To close a three-year post-doctoral fellowship at Edinburgh College of Art (ECA), Dr Cath Keay curated an exhibition, "Looking for the Absolute" and produced new sculptures and an accompanying publication called “Extending the Glass Chain - One Hundred Years on”.

Cath’s work at ECA revisited the German Gläserne Kette collective of artists and architects who began corresponding in the wake of the devastation of the First World War, in 1919. The participants in this utopian correspondence, led by Bruno Taut, exchanged letters and designs for a better society, aiming to create a visionary future through, as Cath’s exhibition introduction puts it, “the transformative power of architecture to effect moral regeneration”. One such idea devised by Bruno Taut was his Alpine Architecture, a utopian vision so powerful he imagined it could stop further wars.

Just as that early 20th-century collective considered what ideal worlds and future technologies might be able to create, Cath assembled a group of contemporary artists and architects from around the world with a similar aim, in the run up to the centenary of the first letter from Bruno Taut to the Gläserne Kette. “My proposal was to get a dozen artists and architects together to exchange ideas digitally,” said Cath, “The original group were obviously corresponding with physical letters, but now we are able to share whole ideas and schemes with one another instantaneously.”

“It was about following their ethos as opposed to doing a recreation,” she said, “their situation was so dire and so different from ours that a recreation would be impossible. The new collective, which included other academics at ECA, I called The Glass Chain."

Image: Dr Cath Keay
Image: Dr Cath Keay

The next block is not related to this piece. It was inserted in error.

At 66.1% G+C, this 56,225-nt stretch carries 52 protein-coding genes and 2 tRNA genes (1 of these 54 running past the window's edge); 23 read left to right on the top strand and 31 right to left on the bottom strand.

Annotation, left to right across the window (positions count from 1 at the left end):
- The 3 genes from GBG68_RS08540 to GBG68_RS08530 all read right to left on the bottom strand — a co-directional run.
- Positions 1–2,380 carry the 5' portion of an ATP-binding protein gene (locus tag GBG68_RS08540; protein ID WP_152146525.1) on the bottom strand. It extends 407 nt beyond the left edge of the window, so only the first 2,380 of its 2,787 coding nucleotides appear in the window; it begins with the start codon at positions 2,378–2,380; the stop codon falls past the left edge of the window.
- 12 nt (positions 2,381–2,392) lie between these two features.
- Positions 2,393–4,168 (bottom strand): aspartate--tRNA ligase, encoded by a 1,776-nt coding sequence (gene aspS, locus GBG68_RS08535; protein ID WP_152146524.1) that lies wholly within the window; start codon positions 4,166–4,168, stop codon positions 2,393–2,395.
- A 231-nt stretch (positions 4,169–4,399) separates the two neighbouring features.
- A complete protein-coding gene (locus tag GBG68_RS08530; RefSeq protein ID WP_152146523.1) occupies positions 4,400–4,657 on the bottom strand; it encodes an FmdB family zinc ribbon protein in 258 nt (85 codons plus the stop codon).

“As a sculptor, I found it particularly inspiring to be able to use advanced equipment like 3D-scanners, laser cutters and digital embroidery machines at ECA.”

Dr Cath Keay, Leverhulme Trust Early Career Fellow

The original letters were translated from German by Prof Iain Boyd Whyte, Honorary Professor in the School of Architecture and Landscape Architecture at ECA. Marco Scerri, who teaches in Graphic Design at ECA, designed the publication. Cath also collaborated with the Concurrent research project based at Reid School of Music at ECA during the fellowship to explore group creativity across disciplines, with her sculptures, and ‘live’ drawings being central to many performances with improvising dancers and musicians.

1919 was a pivotal moment in German modernism, and Modernism more broadly, with many of the architects in the collective going on to be a great success in their own right. At the time, however, there was no money for such commissions, and so they were producing what is known as “visionary” or “paper” architecture – concepts and ideas that would not be built.

Collaborative event with Concurrent
Image: Full Zoom Photography
Collaborative event with Concurrent
Extending the Glass Chain publication
Image: Dr Cath Keay
Extending the Glass Chain publication

Cath completed an MFA in Sculpture at ECA in 2002, and completed a PhD at Newcastle University in 2010. She returned to ECA to do some teaching, and through discussions with the School of Architecture and Landscape Architecture, proposed this project. “As a sculptor, I found it particularly inspiring to be able to use advanced equipment like 3D-scanners, laser cutters and digital embroidery machines at ECA,” said Cath, “I was also over at uCreate at the main University library where I was able to scan crystals from the University’s mineral collections. One of the original letters describes being inside a vast cathedral in the form of a crystal, and we were able to do that with VR headsets in the exhibition.”

The next step is to take the exhibition to more places around the world from 2019 - 2021, marking a hundred years of when the Gläserne Kette were active. One exhibition is already planned for the SASA Art Gallery in Adelaide, Australia in 2019.




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